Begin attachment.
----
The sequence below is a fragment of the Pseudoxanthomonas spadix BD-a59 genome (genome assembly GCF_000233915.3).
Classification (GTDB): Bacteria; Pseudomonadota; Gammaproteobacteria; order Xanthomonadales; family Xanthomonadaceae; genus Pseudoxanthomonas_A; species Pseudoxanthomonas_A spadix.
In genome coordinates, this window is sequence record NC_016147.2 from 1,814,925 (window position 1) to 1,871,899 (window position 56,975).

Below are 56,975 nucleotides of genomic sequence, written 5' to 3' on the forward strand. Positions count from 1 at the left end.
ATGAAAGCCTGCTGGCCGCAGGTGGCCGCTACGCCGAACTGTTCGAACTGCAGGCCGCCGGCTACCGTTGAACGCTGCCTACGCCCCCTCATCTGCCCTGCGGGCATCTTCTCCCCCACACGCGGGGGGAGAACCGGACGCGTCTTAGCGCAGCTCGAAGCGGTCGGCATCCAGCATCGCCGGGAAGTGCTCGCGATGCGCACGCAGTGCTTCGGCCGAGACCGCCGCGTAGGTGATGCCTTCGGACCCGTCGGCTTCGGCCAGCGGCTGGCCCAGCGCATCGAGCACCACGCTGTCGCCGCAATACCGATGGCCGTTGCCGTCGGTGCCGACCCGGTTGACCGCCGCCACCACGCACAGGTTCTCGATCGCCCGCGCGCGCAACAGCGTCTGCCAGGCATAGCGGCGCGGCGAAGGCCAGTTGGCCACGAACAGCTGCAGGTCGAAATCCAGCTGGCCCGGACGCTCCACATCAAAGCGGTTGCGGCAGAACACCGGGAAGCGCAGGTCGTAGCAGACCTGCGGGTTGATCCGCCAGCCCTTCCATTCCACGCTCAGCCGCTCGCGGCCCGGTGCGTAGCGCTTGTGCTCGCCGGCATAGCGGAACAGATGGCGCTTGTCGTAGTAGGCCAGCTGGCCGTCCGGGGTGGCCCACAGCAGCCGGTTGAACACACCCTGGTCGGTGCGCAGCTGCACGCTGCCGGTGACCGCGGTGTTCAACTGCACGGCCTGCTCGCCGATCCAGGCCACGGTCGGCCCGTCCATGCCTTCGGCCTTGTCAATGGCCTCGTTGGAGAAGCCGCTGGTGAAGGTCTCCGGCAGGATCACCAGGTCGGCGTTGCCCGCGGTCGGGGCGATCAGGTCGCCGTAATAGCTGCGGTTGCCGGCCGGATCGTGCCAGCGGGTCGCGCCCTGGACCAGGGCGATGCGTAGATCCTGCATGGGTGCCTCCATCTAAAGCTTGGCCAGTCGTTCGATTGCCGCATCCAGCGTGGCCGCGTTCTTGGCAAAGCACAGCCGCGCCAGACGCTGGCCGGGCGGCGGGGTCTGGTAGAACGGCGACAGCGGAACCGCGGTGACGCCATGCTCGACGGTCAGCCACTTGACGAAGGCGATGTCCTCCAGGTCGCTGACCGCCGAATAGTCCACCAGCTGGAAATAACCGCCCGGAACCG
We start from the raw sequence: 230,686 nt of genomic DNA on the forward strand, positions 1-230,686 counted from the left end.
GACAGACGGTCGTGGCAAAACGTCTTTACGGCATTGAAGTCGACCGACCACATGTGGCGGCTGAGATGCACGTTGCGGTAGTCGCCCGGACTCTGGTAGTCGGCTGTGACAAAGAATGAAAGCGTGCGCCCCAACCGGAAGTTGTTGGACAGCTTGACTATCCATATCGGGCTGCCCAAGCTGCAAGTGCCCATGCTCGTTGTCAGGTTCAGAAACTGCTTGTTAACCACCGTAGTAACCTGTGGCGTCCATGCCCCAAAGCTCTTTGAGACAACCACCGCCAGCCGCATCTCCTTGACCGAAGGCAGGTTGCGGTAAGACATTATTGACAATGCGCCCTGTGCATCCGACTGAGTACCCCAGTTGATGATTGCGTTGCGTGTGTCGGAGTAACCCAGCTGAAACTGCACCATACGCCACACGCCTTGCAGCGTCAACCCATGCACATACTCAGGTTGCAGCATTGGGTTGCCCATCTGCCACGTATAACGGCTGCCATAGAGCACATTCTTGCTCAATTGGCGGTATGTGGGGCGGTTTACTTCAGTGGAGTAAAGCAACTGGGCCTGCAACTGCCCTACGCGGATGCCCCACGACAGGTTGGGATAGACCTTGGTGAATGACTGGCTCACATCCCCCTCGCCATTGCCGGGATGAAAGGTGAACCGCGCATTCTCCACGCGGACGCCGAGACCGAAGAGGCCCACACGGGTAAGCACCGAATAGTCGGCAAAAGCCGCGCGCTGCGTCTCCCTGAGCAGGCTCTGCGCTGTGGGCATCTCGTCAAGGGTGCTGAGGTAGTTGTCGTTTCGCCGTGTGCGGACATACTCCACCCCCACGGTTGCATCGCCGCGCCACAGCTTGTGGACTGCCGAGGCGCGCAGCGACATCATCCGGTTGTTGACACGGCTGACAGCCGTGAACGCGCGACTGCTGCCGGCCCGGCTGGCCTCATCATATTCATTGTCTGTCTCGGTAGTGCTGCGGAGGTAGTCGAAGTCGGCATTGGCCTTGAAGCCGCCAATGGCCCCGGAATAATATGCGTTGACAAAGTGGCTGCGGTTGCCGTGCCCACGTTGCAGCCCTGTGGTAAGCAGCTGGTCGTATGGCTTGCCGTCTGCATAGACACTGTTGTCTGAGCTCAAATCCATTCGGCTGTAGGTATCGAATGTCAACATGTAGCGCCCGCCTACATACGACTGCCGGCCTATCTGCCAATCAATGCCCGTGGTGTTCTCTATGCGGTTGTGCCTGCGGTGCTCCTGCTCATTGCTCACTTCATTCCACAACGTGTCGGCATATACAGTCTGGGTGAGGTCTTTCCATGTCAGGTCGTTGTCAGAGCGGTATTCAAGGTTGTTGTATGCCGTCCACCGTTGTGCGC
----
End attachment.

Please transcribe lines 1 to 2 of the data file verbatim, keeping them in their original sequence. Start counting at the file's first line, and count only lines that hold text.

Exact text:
The sequence below is a fragment of the Pseudoxanthomonas spadix BD-a59 genome (genome assembly GCF_000233915.3).
Classification (GTDB): Bacteria; Pseudomonadota; Gammaproteobacteria; order Xanthomonadales; family Xanthomonadaceae; genus Pseudoxanthomonas_A; species Pseudoxanthomonas_A spadix.